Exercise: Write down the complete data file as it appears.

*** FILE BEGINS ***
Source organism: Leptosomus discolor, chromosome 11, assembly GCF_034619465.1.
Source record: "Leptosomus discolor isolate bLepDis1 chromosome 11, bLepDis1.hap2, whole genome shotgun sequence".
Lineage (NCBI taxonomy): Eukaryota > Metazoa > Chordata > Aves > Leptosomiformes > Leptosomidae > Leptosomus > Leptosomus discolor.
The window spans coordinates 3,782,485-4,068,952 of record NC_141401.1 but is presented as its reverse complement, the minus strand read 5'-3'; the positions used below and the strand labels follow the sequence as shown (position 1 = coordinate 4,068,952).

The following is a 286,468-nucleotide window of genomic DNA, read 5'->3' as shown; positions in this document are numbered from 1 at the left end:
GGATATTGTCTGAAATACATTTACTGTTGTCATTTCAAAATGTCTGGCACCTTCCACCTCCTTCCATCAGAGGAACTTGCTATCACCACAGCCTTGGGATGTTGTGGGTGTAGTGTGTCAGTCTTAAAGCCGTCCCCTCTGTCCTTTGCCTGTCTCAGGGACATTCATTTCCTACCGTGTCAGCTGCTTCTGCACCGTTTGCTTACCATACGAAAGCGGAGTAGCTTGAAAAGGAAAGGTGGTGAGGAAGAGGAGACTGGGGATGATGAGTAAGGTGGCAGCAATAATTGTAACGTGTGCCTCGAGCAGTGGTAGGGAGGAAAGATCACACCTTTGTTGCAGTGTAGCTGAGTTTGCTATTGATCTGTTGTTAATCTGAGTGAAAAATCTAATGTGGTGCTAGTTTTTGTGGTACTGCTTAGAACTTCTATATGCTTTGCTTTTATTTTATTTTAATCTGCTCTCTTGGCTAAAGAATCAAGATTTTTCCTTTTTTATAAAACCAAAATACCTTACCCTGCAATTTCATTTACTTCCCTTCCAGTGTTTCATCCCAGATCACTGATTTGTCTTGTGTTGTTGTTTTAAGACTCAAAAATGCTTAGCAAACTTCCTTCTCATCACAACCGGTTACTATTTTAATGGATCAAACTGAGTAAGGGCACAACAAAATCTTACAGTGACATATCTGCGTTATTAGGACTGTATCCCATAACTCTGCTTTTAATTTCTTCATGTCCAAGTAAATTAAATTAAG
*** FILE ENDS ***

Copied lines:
Source organism: Leptosomus discolor, chromosome 11, assembly GCF_034619465.1.
Source record: "Leptosomus discolor isolate bLepDis1 chromosome 11, bLepDis1.hap2, whole genome shotgun sequence".
Lineage (NCBI taxonomy): Eukaryota > Metazoa > Chordata > Aves > Leptosomiformes > Leptosomidae > Leptosomus > Leptosomus discolor.
The window spans coordinates 3,782,485-4,068,952 of record NC_141401.1 but is presented as its reverse complement, the minus strand read 5'-3'; the positions used below and the strand labels follow the sequence as shown (position 1 = coordinate 4,068,952).

The following is a 286,468-nucleotide window of genomic DNA, read 5'->3' as shown; positions in this document are numbered from 1 at the left end:
GGATATTGTCTGAAATACATTTACTGTTGTCATTTCAAAATGTCTGGCACCTTCCACCTCCTTCCATCAGAGGAACTTGCTATCACCACAGCCTTGGGATGTTGTGGGTGTAGTGTGTCAGTCTTAAAGCCGTCCCCTCTGTCCTTTGCCTGTCTCAGGGACATTCATTTCCTACCGTGTCAGCTGCTTCTGCACCGTTTGCTTACCATACGAAAGCGGAGTAGCTTGAAAAGGAAAGGTGGTGAGGAAGAGGAGACTGGGGATGATGAGTAAGGTGGCAGCAATAATTGTAACGTGTGCCTCGAGCAGTGGTAGGGAGGAAAGATCACACCTTTGTTGCAGTGTAGCTGAGTTTGCTATTGATCTGTTGTTAATCTGAGTGAAAAATCTAATGTGGTGCTAGTTTTTGTGGTACTGCTTAGAACTTCTATATGCTTTGCTTTTATTTTATTTTAATCTGCTCTCTTGGCTAAAGAATCAAGATTTTTCCTTTTTTATAAAACCAAAATACCTTACCCTGCAATTTCATTTACTTCCCTTCCAGTGTTTCATCCCAGATCACTGATTTGTCTTGTGTTGTTGTTTTAAGACTCAAAAATGCTTAGCAAACTTCCTTCTCATCACAACCGGTTACTATTTTAATGGATCAAACTGAGTAAGGGCACAACAAAATCTTACAGTGACATATCTGCGTTATTAGGACTGTATCCCATAACTCTGCTTTTAATTTCTTCATGTCCAAGTAAATTAAATTAAG